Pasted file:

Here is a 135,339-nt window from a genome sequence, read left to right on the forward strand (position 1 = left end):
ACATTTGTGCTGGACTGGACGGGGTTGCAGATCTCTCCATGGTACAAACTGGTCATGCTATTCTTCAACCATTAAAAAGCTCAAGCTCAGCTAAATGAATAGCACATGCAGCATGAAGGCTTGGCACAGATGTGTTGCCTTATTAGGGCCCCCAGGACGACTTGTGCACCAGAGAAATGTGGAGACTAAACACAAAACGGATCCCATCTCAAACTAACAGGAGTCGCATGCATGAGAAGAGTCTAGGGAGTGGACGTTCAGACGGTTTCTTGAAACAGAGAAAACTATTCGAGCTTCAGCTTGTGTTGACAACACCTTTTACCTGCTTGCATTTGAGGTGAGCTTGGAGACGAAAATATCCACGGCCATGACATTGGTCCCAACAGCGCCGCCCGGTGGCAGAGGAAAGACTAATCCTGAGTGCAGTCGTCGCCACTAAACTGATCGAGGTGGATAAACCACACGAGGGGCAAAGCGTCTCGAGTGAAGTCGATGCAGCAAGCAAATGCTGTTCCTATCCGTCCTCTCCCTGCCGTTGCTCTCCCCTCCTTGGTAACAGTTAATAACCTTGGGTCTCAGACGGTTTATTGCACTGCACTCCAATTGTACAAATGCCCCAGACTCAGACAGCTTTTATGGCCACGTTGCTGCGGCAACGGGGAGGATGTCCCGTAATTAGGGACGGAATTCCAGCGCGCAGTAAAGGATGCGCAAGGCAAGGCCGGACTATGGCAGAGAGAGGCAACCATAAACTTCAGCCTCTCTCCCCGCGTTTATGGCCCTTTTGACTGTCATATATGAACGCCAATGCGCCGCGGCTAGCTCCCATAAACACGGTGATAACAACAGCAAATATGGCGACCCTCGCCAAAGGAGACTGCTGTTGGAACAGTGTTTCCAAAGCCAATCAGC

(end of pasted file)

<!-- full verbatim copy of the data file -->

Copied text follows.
Here is a 135,339-nt window from a genome sequence, read left to right on the forward strand (position 1 = left end):
ACATTTGTGCTGGACTGGACGGGGTTGCAGATCTCTCCATGGTACAAACTGGTCATGCTATTCTTCAACCATTAAAAAGCTCAAGCTCAGCTAAATGAATAGCACATGCAGCATGAAGGCTTGGCACAGATGTGTTGCCTTATTAGGGCCCCCAGGACGACTTGTGCACCAGAGAAATGTGGAGACTAAACACAAAACGGATCCCATCTCAAACTAACAGGAGTCGCATGCATGAGAAGAGTCTAGGGAGTGGACGTTCAGACGGTTTCTTGAAACAGAGAAAACTATTCGAGCTTCAGCTTGTGTTGACAACACCTTTTACCTGCTTGCATTTGAGGTGAGCTTGGAGACGAAAATATCCACGGCCATGACATTGGTCCCAACAGCGCCGCCCGGTGGCAGAGGAAAGACTAATCCTGAGTGCAGTCGTCGCCACTAAACTGATCGAGGTGGATAAACCACACGAGGGGCAAAGCGTCTCGAGTGAAGTCGATGCAGCAAGCAAATGCTGTTCCTATCCGTCCTCTCCCTGCCGTTGCTCTCCCCTCCTTGGTAACAGTTAATAACCTTGGGTCTCAGACGGTTTATTGCACTGCACTCCAATTGTACAAATGCCCCAGACTCAGACAGCTTTTATGGCCACGTTGCTGCGGCAACGGGGAGGATGTCCCGTAATTAGGGACGGAATTCCAGCGCGCAGTAAAGGATGCGCAAGGCAAGGCCGGACTATGGCAGAGAGAGGCAACCATAAACTTCAGCCTCTCTCCCCGCGTTTATGGCCCTTTTGACTGTCATATATGAACGCCAATGCGCCGCGGCTAGCTCCCATAAACACGGTGATAACAACAGCAAATATGGCGACCCTCGCCAAAGGAGACTGCTGTTGGAACAGTGTTTCCAAAGCCAATCAGC